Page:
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=== Done! ===
+
 
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Remember to follow all other steps in the regular Funtoo Install Guide. Assuming you did everything correctly, your system should now boot via UEFI! We will be adding UEFI support to boot-update soon to make this process easier.
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Revision as of 15:55, 16 January 2014

WARNING: Work in progress. Do not edit this article unless you are the original author.


Refresh on TCP/IP model

When the ARPANet (a packet oriented network) was born in those good old seventies, engineers had to solve the problem of making computers being able to exchange packets of information over the network and they invented in 1974 something you are now using to view this page: TCP/IP! TCP/IP is a collection of various network protocols, being organized as a stack. Just like your boss does not do everything in the company and delegates at lower levels which in turn delegates at an even more lower level, no protocol in the TCP/IP suite takes all responsibilities, they are working together in a hierarchical and cooperative manner. A level of the TCP/IP stack knows what its immediate lower subordinate can do for it and whatever it will do will be done the right way and will not worry about the manner the job will be done. Also the only problem for a given level of the stack is to fulfill its own duties and deliver the service requested by the upper layer, it does not have to worry about the ultimate goal of what upper levels do.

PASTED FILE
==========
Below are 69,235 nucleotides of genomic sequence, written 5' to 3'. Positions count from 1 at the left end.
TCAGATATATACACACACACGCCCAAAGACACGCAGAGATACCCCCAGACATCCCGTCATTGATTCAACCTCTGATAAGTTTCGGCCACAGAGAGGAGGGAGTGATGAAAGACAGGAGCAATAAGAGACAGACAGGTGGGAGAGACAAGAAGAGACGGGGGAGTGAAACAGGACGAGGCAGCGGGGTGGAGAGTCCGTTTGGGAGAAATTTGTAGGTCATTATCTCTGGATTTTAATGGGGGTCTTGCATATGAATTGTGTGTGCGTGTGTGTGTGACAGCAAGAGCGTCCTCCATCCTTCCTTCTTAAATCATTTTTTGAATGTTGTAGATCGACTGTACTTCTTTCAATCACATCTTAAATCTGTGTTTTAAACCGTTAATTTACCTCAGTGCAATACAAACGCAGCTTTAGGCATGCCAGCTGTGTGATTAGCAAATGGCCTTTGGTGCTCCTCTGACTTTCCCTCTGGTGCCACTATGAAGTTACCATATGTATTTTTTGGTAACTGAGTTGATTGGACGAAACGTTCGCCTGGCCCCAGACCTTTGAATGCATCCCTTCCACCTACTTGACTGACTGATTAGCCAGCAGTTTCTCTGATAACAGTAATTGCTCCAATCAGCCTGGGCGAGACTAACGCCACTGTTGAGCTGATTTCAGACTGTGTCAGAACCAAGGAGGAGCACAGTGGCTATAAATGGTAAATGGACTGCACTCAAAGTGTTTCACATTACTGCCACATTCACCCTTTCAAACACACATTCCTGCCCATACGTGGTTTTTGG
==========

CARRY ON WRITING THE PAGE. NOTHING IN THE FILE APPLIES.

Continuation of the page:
<illustration goes here TCP/IP model>

The above illustration sounds horribly familiar : yes, it is sounds like this good old OSI model. Indeed it is a tailored view of the original OSI model and it works the exact same way: so the data sent by an application A1 (residing on computer C1) to another application A2 (residing on computer C2) goes through C1's TCP/IP stack (from top to bottom), reach the C1's lower layers that will take the responsibility to move the bits from C1 to C2 over a physical link (electrical or lights pulses, radio waves...sorry no quantum mechanism yet) . C2's lower layers will receive the bits sent by C1 and pass what has been received to the C2's TCP/IP stack (bottom to top) which will pass the data to A2. If C1 and C2 are not on the same network the process is a bit more complex because it involves relays (routers) but the global idea remains the same. Also there is no shortcuts in the process : both TCP/IP stacks are crossed in their whole, either from top to bottom for the sender or bottom to top for the receiver. The transportation process in itself is also absolutely transparent from an application's point of view: A1 knows it can rely on the TCP/IP stack to transmits some data to A2, how the data is transmitted is not its problem, A1 just assumes the data can be transmitted by some means. The TCP/IP stack is also loosely coupled to a particular network technology because its frontier is precisely the physical transportation of bits over a medium and so the physical network's technology, just the same way A1 does not care about how the TCP/IP stack will move the data from one computer to another. The TCP/IP stack itself does not care about the details about how the bits are physically moved and thus it can work with any network technology no matter the technology is Ethernet, Token Ring or FDDI for example.

The Internet layer

The goal of this article being more focused on calculation of addresses used at the Internet layer so let's forget the gory details of the TCP/IP stack works (you can find an extremely detailed discussion in How the TCP/IP stack works... to be written...). From here, we assume you have a good general understanding of its functionalities and how a network transmission works. As you know the Internet layer is responsible to handle logical addressing issues of a TCP segment (or UDP datagram) that has either to be transmitted over the network or that has been received from the network.